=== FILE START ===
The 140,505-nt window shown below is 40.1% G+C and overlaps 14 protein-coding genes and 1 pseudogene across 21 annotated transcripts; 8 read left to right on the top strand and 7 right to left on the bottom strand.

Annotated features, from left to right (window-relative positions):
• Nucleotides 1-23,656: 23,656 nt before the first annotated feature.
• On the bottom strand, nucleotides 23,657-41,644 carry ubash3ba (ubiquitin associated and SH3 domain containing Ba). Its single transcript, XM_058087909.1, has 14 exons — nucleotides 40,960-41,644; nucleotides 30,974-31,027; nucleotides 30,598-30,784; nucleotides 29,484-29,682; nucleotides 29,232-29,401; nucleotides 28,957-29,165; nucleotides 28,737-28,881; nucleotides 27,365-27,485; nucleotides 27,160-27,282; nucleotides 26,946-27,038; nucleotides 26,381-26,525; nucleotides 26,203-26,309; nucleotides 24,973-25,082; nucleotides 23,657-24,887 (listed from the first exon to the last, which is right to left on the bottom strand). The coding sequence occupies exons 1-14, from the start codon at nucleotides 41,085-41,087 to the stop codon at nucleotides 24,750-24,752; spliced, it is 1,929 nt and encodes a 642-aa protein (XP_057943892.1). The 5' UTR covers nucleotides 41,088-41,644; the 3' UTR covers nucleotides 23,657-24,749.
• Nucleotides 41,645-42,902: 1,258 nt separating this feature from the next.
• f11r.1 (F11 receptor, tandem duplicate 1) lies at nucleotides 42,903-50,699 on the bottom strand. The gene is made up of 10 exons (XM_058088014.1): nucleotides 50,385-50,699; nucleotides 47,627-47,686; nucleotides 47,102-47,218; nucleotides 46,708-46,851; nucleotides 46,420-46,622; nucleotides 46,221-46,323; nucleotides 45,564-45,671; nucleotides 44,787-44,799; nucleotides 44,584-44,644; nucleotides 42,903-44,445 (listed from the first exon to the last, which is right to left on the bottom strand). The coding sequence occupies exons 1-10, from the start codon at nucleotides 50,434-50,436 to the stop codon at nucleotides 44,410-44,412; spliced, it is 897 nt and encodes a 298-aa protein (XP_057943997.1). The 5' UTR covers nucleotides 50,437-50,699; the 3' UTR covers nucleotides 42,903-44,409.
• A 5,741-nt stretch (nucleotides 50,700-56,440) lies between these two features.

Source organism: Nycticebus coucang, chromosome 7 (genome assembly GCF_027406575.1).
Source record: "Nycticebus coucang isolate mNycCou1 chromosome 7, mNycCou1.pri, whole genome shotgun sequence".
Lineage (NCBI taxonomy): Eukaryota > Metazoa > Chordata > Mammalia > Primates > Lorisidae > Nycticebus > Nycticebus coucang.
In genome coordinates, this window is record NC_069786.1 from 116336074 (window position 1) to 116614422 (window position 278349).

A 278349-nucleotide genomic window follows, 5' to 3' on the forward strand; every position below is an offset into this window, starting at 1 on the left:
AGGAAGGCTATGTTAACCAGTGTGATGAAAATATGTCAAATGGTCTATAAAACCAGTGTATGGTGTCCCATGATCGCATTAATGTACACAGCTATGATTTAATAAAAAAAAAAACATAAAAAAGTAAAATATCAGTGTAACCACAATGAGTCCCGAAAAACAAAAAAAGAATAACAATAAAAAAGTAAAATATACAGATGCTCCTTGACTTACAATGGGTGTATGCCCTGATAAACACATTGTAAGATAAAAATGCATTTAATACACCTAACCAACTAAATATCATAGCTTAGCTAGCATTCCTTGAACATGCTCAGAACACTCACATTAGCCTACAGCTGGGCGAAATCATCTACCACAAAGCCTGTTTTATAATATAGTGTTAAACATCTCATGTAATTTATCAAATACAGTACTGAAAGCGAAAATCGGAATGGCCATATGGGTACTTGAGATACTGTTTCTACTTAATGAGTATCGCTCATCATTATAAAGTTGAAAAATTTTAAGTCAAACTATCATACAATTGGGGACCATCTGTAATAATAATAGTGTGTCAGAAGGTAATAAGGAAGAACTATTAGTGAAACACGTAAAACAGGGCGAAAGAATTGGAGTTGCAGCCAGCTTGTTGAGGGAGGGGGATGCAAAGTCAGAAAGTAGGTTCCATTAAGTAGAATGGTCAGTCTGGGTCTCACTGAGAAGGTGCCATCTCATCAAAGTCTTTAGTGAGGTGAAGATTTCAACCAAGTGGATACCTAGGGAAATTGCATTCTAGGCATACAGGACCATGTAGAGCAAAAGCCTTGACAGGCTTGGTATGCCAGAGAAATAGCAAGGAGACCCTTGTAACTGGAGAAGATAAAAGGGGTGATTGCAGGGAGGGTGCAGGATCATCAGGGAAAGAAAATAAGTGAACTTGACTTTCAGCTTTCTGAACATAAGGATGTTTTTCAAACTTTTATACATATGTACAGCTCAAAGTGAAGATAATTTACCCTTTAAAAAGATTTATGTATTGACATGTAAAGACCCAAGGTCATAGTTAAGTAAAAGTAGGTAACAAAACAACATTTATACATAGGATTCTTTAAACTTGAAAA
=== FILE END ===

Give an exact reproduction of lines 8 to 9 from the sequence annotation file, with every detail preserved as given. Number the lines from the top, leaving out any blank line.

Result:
Source organism: Nycticebus coucang, chromosome 7 (genome assembly GCF_027406575.1).
Source record: "Nycticebus coucang isolate mNycCou1 chromosome 7, mNycCou1.pri, whole genome shotgun sequence".